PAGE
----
For counter-current flow:

For co-current flow:


The hot water bulk temperature, (t3 + t6)/2, must be within 2 degree Centigrade of each
other for the different runsFor the 5th run, to ensure that the hot water bulk temperature
is within 2 degree centigrade of the other 4 runs, the temperature was set to be much
higher than the other runsThe temperature readings would then be used in the subsequent
calculations and their results discussed.


Check the energy balance for the heat exchanger. Are the assumptions required for the
validity of Q = UA(log mean T) satisfied?


List of assumptions:Steady-stateAdiabatic systemNo appreciable heat generation or

accumulation in heat exchanger wall or in fluidConstant overall heat transfer
coefficientConstant fluid properties for the bulk flowNo phase changes in the fluidNo shaft
workIncompressible fluid


Steady-stateTime was allowed for the flow rate and fluid temperature to stabilize before
readings were taken. In terms of flow, flow of fluid in the pipes is assumed to be fully
developed. Very minor fluctuations in the flow rates further allows us to approximate a
steady state condition


Adiabatic systemUnder adiabatic system, there is no heat loss. Qloss = 0Qhot = QcoldHeat
loss by hot water = Heat gain by cold water




No heat generation and accumulationNo heat generation is expected in the heat

exchanger as the 2 streams only contained water and they were streamed at different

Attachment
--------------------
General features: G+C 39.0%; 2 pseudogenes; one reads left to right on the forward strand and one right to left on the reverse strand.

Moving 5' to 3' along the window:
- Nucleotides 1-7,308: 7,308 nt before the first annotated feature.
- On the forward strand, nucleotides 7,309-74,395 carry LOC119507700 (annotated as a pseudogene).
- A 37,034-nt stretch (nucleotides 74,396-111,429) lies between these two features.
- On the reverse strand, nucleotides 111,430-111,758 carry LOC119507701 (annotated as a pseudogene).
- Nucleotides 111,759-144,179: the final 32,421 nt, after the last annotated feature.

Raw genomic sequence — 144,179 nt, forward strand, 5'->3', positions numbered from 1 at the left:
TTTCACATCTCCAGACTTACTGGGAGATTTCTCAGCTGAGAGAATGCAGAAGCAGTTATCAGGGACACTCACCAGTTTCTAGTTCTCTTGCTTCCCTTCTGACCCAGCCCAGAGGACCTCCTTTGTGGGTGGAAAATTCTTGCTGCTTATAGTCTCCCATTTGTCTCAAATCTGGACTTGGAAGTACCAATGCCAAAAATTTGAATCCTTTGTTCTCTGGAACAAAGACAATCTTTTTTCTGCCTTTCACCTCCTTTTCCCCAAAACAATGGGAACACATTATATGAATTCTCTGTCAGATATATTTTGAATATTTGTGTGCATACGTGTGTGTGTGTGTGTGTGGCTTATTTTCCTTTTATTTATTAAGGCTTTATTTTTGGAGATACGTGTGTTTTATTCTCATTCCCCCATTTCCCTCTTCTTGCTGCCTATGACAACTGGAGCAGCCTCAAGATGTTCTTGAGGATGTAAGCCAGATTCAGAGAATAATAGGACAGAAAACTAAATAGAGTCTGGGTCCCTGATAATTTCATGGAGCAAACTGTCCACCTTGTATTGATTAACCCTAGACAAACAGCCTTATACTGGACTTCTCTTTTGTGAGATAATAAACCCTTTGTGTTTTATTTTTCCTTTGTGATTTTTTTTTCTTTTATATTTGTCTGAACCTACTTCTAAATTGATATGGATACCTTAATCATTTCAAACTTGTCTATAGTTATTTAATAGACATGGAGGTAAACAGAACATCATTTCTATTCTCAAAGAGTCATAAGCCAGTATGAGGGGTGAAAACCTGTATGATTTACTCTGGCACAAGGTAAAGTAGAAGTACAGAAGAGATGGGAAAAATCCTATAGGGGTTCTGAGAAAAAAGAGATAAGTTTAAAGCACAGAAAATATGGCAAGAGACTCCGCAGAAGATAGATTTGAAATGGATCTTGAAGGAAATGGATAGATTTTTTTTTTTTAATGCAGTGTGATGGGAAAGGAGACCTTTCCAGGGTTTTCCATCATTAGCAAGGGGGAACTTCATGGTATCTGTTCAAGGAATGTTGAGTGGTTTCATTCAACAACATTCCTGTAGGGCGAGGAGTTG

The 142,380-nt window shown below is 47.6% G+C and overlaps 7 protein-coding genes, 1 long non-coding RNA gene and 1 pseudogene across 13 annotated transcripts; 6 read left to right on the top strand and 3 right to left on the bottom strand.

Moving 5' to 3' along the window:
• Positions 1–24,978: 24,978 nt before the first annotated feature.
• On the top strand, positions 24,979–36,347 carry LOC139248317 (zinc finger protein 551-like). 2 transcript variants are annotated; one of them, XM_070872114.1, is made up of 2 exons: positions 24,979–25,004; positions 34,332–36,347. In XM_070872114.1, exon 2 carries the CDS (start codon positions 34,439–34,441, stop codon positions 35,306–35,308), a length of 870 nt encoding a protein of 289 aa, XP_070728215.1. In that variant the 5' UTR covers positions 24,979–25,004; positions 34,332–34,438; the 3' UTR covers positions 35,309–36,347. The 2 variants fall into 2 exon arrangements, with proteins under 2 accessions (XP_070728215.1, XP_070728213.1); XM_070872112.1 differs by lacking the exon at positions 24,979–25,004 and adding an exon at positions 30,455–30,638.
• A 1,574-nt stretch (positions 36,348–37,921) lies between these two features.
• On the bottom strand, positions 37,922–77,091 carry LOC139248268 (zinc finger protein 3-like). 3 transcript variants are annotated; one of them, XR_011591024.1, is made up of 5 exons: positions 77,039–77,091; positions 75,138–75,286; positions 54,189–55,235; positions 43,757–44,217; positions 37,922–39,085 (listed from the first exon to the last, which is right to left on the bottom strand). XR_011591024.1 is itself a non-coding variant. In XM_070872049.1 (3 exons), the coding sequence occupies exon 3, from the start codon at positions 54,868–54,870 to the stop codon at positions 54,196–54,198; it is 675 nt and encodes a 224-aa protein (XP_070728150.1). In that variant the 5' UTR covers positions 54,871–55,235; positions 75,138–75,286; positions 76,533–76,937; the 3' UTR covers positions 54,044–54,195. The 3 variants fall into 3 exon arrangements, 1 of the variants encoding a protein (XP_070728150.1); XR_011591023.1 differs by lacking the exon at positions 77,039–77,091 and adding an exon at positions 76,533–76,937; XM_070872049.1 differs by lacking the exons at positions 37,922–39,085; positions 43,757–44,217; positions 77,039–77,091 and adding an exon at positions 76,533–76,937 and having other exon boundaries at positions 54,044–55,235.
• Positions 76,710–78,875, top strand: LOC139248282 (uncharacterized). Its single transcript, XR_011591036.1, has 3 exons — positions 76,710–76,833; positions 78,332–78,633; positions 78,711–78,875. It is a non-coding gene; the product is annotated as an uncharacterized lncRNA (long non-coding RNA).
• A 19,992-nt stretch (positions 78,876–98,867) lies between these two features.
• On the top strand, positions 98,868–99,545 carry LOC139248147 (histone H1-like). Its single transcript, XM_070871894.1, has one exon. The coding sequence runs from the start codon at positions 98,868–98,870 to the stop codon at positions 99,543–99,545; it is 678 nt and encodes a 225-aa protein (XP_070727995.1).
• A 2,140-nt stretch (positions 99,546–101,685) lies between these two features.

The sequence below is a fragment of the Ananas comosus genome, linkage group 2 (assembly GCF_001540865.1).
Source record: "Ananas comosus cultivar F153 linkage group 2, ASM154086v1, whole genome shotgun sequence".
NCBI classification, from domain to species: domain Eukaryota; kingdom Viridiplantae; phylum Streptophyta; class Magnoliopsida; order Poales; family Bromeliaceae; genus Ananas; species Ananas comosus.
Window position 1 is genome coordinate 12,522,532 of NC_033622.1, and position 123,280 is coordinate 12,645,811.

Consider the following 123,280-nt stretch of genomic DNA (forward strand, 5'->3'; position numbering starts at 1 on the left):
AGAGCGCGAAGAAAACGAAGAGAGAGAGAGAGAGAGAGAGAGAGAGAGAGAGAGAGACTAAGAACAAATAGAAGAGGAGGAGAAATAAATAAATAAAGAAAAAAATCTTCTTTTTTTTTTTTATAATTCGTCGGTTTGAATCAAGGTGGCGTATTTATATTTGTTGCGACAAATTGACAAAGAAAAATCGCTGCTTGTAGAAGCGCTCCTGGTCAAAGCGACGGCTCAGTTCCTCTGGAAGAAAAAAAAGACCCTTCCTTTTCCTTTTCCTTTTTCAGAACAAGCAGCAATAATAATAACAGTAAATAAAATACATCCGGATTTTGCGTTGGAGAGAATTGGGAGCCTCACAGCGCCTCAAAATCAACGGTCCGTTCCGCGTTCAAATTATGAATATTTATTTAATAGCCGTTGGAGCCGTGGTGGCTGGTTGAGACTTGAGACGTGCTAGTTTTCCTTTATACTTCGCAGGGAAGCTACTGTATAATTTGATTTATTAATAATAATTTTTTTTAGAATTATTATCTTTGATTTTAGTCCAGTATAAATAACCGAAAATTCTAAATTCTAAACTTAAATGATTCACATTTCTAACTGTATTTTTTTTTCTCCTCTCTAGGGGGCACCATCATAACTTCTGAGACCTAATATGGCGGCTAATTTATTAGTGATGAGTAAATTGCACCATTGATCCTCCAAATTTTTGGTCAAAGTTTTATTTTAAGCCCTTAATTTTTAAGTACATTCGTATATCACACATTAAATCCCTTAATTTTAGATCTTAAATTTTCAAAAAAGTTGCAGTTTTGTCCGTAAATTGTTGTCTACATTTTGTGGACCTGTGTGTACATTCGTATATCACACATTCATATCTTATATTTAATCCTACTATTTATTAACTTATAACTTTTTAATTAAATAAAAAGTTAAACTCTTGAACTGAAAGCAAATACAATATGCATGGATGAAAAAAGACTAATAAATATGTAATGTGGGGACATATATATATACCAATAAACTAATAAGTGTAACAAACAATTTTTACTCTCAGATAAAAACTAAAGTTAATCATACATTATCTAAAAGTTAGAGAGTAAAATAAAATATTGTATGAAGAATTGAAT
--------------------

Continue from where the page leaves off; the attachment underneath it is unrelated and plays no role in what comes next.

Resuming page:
temperatures. Thus no heat generation assumption holds.Friction could be generated as
water flows through the pipe, however, the amount of heat contributed through this is
small relative to the amount of heat transferred in the main exchanger process and can be
neglected. (Still relatively valid)


Constant overall heat transfer coefficientUo is a function of temperature and since

temperature varies along the length of a heat exchanger, the value of Uo would fluctuate
non-linearly throughout the exchanger and thus some degree of deviation is expected
when comparing the experimental value and the theoretical value, which is under the
steady state assumption. However, Uo calculated on the basis of log- mean temperature
difference and hence the Uo can be approximately related to a constant function for a
section of the heat exchanger


Constant fluid propertiesFor simplicity in calculations of hi, ho and subsequently, Uo , the

fluid properties such specific heat capacity (Cp), viscosity () and density () are assumed
to be constant. In reality, they are functions of temperature. Since temperature varies
along the length of the pipe, the fluid properties will change accordingly too. However,
since the temperature dependence of water properties is weak and the inlet and outlet